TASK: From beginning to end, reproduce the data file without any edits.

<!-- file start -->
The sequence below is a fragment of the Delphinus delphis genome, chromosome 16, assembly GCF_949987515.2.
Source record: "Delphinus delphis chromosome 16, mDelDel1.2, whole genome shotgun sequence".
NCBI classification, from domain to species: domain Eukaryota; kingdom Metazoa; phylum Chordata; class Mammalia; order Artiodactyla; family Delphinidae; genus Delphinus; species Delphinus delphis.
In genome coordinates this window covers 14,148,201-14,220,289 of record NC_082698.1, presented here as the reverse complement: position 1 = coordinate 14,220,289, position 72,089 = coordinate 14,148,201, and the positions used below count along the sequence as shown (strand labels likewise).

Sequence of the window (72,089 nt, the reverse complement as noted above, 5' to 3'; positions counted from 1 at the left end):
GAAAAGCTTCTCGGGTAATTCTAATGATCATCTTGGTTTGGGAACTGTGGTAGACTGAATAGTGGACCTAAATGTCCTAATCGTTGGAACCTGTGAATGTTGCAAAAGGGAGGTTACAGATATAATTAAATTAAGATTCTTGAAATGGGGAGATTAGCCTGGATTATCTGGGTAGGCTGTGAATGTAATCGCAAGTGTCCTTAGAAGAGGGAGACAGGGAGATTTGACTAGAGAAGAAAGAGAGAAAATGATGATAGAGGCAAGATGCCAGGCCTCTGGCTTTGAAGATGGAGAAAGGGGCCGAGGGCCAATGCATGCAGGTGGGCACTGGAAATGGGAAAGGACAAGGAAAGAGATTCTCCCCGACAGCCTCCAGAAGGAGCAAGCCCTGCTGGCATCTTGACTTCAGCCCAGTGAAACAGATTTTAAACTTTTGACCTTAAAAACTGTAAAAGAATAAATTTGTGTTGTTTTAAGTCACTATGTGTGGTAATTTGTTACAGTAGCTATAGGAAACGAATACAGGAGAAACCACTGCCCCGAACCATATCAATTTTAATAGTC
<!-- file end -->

The sequence below is a fragment of the Delphinus delphis genome, chromosome 16, assembly GCF_949987515.2.
Source record: "Delphinus delphis chromosome 16, mDelDel1.2, whole genome shotgun sequence".
NCBI classification, from domain to species: domain Eukaryota; kingdom Metazoa; phylum Chordata; class Mammalia; order Artiodactyla; family Delphinidae; genus Delphinus; species Delphinus delphis.
In genome coordinates this window covers 14,148,201-14,220,289 of record NC_082698.1, presented here as the reverse complement: position 1 = coordinate 14,220,289, position 72,089 = coordinate 14,148,201, and the positions used below count along the sequence as shown (strand labels likewise).

Sequence of the window (72,089 nt, the reverse complement as noted above, 5' to 3'; positions counted from 1 at the left end):
GAAAAGCTTCTCGGGTAATTCTAATGATCATCTTGGTTTGGGAACTGTGGTAGACTGAATAGTGGACCTAAATGTCCTAATCGTTGGAACCTGTGAATGTTGCAAAAGGGAGGTTACAGATATAATTAAATTAAGATTCTTGAAATGGGGAGATTAGCCTGGATTATCTGGGTAGGCTGTGAATGTAATCGCAAGTGTCCTTAGAAGAGGGAGACAGGGAGATTTGACTAGAGAAGAAAGAGAGAAAATGATGATAGAGGCAAGATGCCAGGCCTCTGGCTTTGAAGATGGAGAAAGGGGCCGAGGGCCAATGCATGCAGGTGGGCACTGGAAATGGGAAAGGACAAGGAAAGAGATTCTCCCCGACAGCCTCCAGAAGGAGCAAGCCCTGCTGGCATCTTGACTTCAGCCCAGTGAAACAGATTTTAAACTTTTGACCTTAAAAACTGTAAAAGAATAAATTTGTGTTGTTTTAAGTCACTATGTGTGGTAATTTGTTACAGTAGCTATAGGAAACGAATACAGGAGAAACCACTGCCCCGAACCATATCAATTTTAATAGTC